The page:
Git Source Control:
For the Rest of Us
Nolan Erck
CF.Objective 2014
About Me
● Consultant (southofshasta.com)
● Software Development, Training, Design
● Using ColdFusion since 1999 (4.x)
● O...
Today's Agenda
● What is “source control”?
● When/why do I need it?
● How to use Git from a GUI.
● The difference in Git a...
Quick show of hands
(It's okay to raise your hand, I promise.)
● Who is brand new to source control?
● Who is NOT currentl...
Scenario 1
● You're about to make a change to your website.
● “I should save a copy of this somewhere before
I break anyth...
Scenario 1 (cont)
● What about when you make a second change
to AboutUs.html?
● Rename the file again
● AboutUs.HTML ---> ...
But wait, it gets worse
● Do you use FTP to update the site?
● And move /wwwroot up all at once?
● AboutUs.BAK and .OLD ar...
Don't believe me? Here's proof.
Scenario 2
● Rob and I are splitting a project.
● I'm working in contact.html
● Rob emails me a copy of contact.html with
...
Ever had this phone call?
Client: “You MUST have made a change to
the site today! Everything was working FINE
yesterday an...
Or this one?
Client: “Remember that huge change you
made to the site last week? Well I need you to
undo it. Today. Right n...
If only there was a way to prevent all of these
situations from happening!
There is.
Source Control.
It doesn't have to be Git. For today's talk we'll
focus on Git with a GUI client.
(Others: Subve...
Source control...
● Acts as a “librarian” and “hall monitor” for your site assets
(code, images, config files, etc).
● Is ...
Two pieces to the software
● Client
● Server
Two pieces to the software
● Client
● Desktop app, lives on your Dev box.
● OSX: Tower, GitBox, SourceTree, SmartGit, etc....
Two pieces to the software
● Server
● So all team members can share files.
● A central place to do the “librarian” work.
–...
Server + Clients
Git Server
John
GitHub, BitBucket,
Unfuddle, etc
Paul George WWW
TortoiseGit GitBox GitBox SmartGit
(Poor...
Adding a file to a Git Repo
● AKA the “git add” command.
● “I want Git to watch this file for changes”.
● Do it once, afte...
Committing a file
● “git commit”
● Git: take a snapshot of what this file looks like
right now, for later reference.
● Do ...
Pushing a file
● “git push”
● Git: “take the snapshot you made and copy it up
to the Git server.”
● Do this whenever the f...
Reverting a file
● AKA the “git revert” command.
● “Ack! I just made a huge mistake in this file.
How do I get it back to ...
Branching
● “git branch”
● “I'm about to make a change to the site. I want
a safe way to add my changes, but undo them
qui...
Merging Branches
● “git merge”
● “My new feature has been blessed by QA as
bug free and is ready to be put on the Live
ser...
Common Practices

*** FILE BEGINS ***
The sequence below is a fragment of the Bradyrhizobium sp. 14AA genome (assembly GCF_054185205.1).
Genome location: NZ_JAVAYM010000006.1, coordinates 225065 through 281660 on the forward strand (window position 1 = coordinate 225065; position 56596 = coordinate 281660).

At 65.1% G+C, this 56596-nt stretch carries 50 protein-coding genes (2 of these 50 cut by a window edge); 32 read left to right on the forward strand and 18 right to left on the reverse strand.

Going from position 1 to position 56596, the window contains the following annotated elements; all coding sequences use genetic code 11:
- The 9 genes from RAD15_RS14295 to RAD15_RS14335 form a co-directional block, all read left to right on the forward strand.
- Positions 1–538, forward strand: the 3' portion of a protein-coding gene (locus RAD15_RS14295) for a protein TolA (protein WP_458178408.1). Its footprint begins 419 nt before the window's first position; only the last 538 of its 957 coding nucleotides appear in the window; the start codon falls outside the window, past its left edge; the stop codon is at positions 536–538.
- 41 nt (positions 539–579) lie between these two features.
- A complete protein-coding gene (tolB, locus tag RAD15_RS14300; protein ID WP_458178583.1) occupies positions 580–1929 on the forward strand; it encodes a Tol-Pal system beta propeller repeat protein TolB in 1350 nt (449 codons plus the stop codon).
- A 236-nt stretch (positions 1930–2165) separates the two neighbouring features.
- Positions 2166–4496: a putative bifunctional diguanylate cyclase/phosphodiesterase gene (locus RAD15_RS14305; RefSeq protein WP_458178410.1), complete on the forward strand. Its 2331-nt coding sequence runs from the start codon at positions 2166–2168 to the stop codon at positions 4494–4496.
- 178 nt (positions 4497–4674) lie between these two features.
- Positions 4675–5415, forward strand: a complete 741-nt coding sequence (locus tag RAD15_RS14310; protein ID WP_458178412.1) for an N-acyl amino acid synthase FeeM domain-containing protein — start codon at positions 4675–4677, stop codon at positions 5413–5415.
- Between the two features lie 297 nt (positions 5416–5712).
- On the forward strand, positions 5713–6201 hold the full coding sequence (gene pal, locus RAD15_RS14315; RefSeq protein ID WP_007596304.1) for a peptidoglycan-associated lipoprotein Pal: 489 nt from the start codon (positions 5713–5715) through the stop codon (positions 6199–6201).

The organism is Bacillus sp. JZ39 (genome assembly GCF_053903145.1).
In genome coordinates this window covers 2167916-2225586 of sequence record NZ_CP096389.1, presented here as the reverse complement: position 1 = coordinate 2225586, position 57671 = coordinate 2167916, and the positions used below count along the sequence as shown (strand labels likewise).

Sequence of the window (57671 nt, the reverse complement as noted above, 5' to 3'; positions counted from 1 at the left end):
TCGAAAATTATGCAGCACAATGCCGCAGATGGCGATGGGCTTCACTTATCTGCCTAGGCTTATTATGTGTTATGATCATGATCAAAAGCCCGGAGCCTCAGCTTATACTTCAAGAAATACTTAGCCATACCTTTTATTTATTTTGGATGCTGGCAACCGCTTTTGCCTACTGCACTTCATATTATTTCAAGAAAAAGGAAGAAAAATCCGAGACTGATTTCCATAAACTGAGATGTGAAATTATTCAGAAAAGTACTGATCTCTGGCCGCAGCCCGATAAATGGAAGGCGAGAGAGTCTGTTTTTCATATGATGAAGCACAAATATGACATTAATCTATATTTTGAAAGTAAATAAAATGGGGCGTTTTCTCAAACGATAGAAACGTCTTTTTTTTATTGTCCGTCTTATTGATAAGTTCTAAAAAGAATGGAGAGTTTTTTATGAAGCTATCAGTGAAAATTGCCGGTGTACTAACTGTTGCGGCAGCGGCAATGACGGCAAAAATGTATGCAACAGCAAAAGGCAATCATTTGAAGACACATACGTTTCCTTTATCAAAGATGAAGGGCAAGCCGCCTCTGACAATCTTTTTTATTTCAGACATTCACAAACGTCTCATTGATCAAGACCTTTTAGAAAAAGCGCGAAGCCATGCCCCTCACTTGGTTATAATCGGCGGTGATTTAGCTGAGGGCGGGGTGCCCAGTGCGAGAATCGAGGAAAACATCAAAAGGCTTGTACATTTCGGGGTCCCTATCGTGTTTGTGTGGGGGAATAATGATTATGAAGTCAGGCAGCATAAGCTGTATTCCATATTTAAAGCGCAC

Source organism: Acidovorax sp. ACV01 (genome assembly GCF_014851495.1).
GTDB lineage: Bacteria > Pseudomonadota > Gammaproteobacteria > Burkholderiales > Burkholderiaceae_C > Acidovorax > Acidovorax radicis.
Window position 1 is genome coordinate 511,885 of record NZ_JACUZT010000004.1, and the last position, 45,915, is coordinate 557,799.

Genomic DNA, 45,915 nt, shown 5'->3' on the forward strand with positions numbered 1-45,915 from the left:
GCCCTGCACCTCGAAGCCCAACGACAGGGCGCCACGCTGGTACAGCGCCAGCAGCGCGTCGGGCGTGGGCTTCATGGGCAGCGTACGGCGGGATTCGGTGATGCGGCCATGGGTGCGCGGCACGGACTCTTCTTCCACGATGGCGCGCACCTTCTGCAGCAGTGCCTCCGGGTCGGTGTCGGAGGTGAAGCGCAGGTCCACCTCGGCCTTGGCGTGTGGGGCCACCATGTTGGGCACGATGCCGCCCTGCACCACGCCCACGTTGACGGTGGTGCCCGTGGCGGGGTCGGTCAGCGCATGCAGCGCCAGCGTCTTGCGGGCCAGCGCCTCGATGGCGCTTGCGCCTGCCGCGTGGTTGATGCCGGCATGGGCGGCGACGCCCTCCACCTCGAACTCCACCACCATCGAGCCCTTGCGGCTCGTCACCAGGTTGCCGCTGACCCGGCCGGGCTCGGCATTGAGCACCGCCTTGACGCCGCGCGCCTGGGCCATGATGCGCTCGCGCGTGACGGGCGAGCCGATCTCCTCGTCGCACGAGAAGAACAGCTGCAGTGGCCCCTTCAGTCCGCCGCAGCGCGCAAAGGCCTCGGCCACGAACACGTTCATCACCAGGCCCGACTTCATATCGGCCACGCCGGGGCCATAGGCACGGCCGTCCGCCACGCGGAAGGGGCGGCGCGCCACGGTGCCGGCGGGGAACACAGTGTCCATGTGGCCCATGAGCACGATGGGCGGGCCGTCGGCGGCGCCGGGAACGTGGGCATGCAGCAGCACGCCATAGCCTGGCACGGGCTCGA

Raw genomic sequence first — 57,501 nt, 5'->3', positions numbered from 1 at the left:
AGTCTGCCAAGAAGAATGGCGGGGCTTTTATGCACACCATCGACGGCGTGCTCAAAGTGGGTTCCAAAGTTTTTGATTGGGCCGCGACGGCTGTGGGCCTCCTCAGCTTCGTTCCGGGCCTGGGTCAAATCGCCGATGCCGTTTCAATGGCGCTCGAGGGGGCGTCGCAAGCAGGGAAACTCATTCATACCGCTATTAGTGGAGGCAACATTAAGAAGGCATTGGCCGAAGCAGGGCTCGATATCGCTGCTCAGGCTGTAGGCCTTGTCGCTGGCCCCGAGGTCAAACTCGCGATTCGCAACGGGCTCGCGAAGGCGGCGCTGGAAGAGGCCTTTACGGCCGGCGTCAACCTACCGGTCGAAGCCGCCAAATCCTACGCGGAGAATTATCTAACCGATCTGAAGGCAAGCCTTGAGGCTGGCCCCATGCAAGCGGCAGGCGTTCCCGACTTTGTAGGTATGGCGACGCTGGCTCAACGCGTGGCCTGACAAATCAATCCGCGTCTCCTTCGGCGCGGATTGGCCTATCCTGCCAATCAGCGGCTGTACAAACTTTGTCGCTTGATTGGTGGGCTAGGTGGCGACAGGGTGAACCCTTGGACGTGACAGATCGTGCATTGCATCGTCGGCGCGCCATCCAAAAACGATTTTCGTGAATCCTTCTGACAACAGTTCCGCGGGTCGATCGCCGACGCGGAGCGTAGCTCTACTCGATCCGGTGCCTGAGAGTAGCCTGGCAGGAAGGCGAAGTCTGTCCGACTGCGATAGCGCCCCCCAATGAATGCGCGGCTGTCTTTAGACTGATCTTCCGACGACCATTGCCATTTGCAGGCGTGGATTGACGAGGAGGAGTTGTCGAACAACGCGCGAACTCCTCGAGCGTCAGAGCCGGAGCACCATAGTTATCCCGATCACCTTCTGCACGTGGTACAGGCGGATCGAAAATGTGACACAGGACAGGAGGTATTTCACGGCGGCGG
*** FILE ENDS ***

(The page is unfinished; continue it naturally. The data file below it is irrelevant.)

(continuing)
● Make a branch called “Master” for what the Production server
should look like.
● Don't actually write c...
Other Resources
● Pro Git Book
● FREE!
● http://git-scm.com/book
● Good info, examples are command-line.
● Tim Cunningham'...
Questions? Comments?
Ways to reach me...
Email: nolan.erck@gmail.com
Twitter: @southofshasta
Blog: southofshasta.com
Thank...
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Git sourcecontrolpreso

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Git sourcecontrolpreso

  1. 1. Git Source Control: For the Rest of Us Nolan Erck CF.Objective 2014
  2. 2. About Me ● Consultant (southofshasta.com) ● Software Development, Training, Design ● Using ColdFusion since 1999 (4.x) ● Other stuff: C++, Java, jQuery, PHP, .NET, etc. ● Manager of SacInteractive (formerly Sacramento CFUG) ● Reformed Video Game Developer. ● Stuff I've Done: CycleGear.com, CastImages.com, Fusion Events Staffing, Grim Fandango, Star Wars Rogue Squadron, SimPark, SimSafari.
  3. 3. Today's Agenda ● What is “source control”? ● When/why do I need it? ● How to use Git from a GUI. ● The difference in Git and GitHub. ● Next steps: ● branching, merging, reverting. ● Demos of how to do this. ● Other info. ● Questions.
  4. 4. Quick show of hands (It's okay to raise your hand, I promise.) ● Who is brand new to source control? ● Who is NOT currently using any source control in your projects? ● Who uses .OLD or .BAK files as a way to “save your place” before making a change? ● Who makes ZIP files to backup the last version of your code?
  5. 5. Scenario 1 ● You're about to make a change to your website. ● “I should save a copy of this somewhere before I break anything.” ● Windows Explorer ● AboutUs.html ---> AboutUs.BAK ● That's good, right?
  6. 6. Scenario 1 (cont) ● What about when you make a second change to AboutUs.html? ● Rename the file again ● AboutUs.HTML ---> AboutUs.OLD ● Fast-forward 6 months ● Which is the “most recent backup”, BAK or OLD? ● Can't remember, have to “diff” by hand. Boo.
  7. 7. But wait, it gets worse ● Do you use FTP to update the site? ● And move /wwwroot up all at once? ● AboutUs.BAK and .OLD are in now in Production. ● Http://sitename/AboutUs.OLD Is a valid URL. ● Won't be processed by ColdFusion (or Ruby, PHP, etc) ● Original source code gets sent to the browser as plain text! ● Security issue!
  8. 8. Don't believe me? Here's proof.